Impact on People or Colorado
"Citizens investigating this technology's impact on their communities are deciding wind projects don't make for good neighbors. With four projects operating in Vermont and accumulating noise complaints, and another three communities with active developments, Vermonters are examining this technology ...We predict support will continue to erode as developers continue to push this technology on our communities," continued Snelling.
Rural Colorado already is doing its part to develop renewable resources and diversify our state's energy portfolio. With a veto of SB 252, Gov. Hickenlooper can give that substantial effort a chance to yield dividends-while also ensuring rural ratepayers are able to afford their utility bills.
This editorial is in response to those who have questioned the veracity of viboracoustic disease and ‘wind turbine syndrome', most recently S.R. Zwenger who asked "can anyone provide published articles on this mysterious and elusive disease?".
Whatever happened to human rights? Is it OK to destroy some citizens' quality of life, health and property rights?
As the scarring of New Hampshire hilltops accelerates, the politicians who promoted this have a lot to answer for. ...Do-gooders trying to force us to switch from coal to wind power have encouraged the industrialization of scenic New Hampshire ridgelines. That industrialization will not stop until these perverse government incentives are removed.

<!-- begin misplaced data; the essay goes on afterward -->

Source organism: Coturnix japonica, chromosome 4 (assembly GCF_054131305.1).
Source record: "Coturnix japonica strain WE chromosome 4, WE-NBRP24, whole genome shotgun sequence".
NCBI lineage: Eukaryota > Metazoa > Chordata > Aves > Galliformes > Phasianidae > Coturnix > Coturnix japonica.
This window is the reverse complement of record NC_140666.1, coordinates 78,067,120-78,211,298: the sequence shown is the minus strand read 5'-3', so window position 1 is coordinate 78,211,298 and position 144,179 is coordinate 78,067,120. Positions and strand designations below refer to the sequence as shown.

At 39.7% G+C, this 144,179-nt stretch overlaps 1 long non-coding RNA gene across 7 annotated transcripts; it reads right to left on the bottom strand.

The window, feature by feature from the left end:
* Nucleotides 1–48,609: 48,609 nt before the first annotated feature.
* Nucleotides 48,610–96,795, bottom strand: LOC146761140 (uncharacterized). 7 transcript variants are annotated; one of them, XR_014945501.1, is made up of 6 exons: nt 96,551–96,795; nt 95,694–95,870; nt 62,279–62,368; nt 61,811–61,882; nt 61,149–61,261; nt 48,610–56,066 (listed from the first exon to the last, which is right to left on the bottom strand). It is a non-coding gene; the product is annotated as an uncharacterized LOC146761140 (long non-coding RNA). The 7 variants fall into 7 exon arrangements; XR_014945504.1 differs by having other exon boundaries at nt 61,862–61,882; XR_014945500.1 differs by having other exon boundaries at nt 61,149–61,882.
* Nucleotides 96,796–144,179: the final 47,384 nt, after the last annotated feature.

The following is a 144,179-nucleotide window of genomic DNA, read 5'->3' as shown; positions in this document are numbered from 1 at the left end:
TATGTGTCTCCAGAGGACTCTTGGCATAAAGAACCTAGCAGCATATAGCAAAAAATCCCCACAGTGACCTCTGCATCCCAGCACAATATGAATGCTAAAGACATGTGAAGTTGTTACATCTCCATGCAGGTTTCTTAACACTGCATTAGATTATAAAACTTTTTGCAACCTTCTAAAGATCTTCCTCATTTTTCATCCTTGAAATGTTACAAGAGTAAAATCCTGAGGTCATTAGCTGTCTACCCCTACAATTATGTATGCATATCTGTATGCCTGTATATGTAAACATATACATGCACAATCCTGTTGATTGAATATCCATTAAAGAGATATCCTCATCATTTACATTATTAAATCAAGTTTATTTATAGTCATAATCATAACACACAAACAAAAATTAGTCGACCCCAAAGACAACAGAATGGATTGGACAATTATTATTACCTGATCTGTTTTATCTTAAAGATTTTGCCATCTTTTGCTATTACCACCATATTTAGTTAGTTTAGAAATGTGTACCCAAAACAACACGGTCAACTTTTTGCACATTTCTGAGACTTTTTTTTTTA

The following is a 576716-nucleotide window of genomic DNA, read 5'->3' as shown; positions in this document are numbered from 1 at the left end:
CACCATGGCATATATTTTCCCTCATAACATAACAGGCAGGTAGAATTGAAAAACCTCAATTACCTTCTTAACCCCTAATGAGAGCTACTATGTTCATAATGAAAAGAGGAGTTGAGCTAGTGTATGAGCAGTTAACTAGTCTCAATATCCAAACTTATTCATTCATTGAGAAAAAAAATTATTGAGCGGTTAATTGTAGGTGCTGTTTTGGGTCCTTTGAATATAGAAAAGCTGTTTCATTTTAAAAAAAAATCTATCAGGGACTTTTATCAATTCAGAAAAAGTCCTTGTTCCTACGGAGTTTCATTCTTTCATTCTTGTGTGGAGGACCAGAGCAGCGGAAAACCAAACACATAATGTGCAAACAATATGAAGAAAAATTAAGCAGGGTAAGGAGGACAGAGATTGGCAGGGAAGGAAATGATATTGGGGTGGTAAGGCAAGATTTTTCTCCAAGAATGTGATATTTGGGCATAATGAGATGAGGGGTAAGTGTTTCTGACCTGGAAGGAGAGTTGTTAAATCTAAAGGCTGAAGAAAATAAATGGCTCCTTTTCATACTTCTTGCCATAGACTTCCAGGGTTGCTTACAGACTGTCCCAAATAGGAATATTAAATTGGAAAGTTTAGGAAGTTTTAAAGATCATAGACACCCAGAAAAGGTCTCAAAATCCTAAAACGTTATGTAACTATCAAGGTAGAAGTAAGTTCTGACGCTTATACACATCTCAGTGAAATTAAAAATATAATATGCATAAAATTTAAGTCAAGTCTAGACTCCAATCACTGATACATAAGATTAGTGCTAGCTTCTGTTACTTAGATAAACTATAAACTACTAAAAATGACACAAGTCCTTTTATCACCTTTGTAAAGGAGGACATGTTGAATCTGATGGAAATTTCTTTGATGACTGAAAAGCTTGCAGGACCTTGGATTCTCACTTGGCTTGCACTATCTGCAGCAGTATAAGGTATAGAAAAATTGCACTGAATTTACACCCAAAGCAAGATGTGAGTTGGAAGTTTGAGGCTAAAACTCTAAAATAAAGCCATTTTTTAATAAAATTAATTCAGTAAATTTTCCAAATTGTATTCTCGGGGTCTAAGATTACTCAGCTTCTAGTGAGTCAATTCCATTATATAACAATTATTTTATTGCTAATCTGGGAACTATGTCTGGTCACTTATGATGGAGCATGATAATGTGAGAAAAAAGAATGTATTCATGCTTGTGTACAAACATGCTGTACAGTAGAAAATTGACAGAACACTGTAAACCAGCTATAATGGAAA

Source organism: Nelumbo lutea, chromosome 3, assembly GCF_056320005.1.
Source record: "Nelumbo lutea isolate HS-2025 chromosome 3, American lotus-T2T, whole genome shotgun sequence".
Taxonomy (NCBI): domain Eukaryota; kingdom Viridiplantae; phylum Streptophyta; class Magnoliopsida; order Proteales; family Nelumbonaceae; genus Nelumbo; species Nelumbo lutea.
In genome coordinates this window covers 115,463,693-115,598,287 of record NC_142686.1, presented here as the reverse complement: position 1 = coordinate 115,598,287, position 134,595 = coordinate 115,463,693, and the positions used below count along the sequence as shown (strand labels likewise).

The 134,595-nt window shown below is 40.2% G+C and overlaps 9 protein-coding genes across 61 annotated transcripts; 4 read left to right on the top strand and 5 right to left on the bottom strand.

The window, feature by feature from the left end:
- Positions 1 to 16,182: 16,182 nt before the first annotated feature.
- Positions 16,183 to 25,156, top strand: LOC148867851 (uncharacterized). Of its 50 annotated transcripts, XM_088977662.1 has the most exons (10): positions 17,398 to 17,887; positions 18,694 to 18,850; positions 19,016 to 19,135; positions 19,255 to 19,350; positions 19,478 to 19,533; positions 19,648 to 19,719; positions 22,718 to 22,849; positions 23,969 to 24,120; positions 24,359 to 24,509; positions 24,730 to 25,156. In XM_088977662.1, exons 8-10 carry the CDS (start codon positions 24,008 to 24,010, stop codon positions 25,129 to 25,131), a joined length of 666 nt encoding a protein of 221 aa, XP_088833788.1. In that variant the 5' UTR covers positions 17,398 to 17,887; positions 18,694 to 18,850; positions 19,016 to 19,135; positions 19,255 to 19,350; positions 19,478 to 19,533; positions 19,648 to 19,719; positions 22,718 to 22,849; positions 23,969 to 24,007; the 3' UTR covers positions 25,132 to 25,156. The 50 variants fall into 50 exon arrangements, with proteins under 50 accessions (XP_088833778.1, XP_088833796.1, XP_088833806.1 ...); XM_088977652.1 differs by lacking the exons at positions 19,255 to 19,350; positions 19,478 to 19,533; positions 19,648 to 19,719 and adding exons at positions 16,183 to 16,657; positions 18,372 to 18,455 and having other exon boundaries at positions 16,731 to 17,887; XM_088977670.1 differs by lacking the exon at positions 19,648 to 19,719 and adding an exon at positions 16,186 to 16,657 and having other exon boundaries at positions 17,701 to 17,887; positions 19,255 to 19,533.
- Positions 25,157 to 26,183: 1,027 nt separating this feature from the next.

Wind turbine setback bylaws for Cumberland County are clearly inadequate for protection of the rights of residents who will be living adjacent to wind turbines. They desperately need to be re-examined and amended.
... to my bewilderment, then subsequently dismay and disillusionment, I have been angered by the way we continue to squander our environmental inheritance.
One of the priceless things that makes Central Otago unique and so captivating and gives it the world of difference that the brand-assigners and the Central Otago District Council use to proudly advertise and promote the area is that most of its hills and block mountain ranges aren't badly polluted visually. It gives them an extraordinary and memorable aura, one that's often grand.
But is building what would so far be, in the case of Meridian's Project Hayes, the biggest wind farm/factory in the Southern Hemisphere, thus opening the door to still more of them, the world of difference we want? Is that what the district council has, or had, in mind? Is that what thinking people want? Meridian's Project Hayes and TrustPower's Mahinerangi Wind Farm proposals between them covering more than 120sq km of countryside - would have a major rather than a minor detrimental effect in all respects. ...Our oft-warbled claims to be ahead of the game and clean and green are no more than self-congratulatory chitter. Sort out what you think our legacy ought to be, people, and stand up for it before it's too late.